I think I mentioned how, after only 24 hours had elapsed since the end of Reading Festival 2012, I’d bought my ticket for next year’s musical weekend but I think, despite having purchased the ticket, the event organisers might not allow me to go anymore. It’s nothing to do with my age, I’m certainly not the oldest there.. mind you I’m nowhere near the youngest (old enough to be their fathers – a phrase I utter in sheer exasperation each year when I see how young a lot of them look) – no the reason I may have to hand back my 3 day pass is the music I’ve been listening to for the last 3 hours. Admittedly, the album I’ve had on repeat was one I heard whilst at the Festival so I might well be okay but it’s not your average Rock Festival fayre – the band were The Futureheads, the album Rant, an a capella album with a number of traditional folk songs and sea shanties. Such has been my enjoyment of this much more “traditional” album that I might have to forgo the annual Rock pilgrimage and instead venture over to Cambridge who have their own yearly musical get together, but one where much more fair isle and aron is worn – it’s a Folk Festival. I do know they will serve good Real Ale in abundance, something that is sorely lacking at Reading.
Whilst driving around at dusk recently, I noticed a flock of birds dipping and diving; it was of course a Murmuration of Starlings (of course you already knew this was the collective noun for Starlings) but it got me to thinking about a winter migrant that can be mistaken for Starlings when on the wing, Waxwings. It’s one of those species of birds that seems to have caught the publics imagination (or attention) of late, and one that many photographer chase. Whilst it’s still a little early for these birds to venture from their Eastern European homelands, I thought I would do a quick bit of research (yes, Google!) to see whether any had been spotted and already some birds have made their way over to our shores.. admittedly a bit further north than I would like, but they’re on their way. A flock were seen feeding on the 18th October, however it would be a bit of a drive to see them, they were in the Outer Hebrides (Islands off the North West coast of Scotland – a bit far to pop for the afternoon!).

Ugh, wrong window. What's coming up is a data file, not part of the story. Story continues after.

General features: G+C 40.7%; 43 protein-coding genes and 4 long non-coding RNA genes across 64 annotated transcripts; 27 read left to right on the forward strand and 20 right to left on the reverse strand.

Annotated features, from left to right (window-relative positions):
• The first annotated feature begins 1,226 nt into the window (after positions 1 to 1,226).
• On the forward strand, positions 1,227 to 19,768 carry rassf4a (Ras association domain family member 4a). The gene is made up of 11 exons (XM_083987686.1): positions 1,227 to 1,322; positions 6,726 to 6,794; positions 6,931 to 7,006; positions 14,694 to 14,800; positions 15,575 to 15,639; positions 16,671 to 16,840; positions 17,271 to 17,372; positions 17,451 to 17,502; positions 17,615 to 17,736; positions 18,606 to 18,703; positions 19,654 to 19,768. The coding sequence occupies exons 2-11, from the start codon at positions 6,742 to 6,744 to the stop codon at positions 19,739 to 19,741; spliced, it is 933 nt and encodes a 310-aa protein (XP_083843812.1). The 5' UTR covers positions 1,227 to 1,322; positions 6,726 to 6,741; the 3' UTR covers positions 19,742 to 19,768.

I did happen upon something I found rather surprising whilst researching Waxwing sightings (I do use tools other than Google!). With the dark nights upon us and the cold weather set it, I was rather amazed that quite a number of Swallows are still in the County. I had expected these birds to have already set out on their mind bogglingly 6,000 mile migration down to South Africa, but it would appear that the birds are more than content to stay on here for the moment. There are many doubters about Global Warming, as I’ve said before, but if Swallows ever over winter here, then there would be no doubt that climates had changed. We’d also have to revise the old phrase “One Swallow doesn’t make a summer”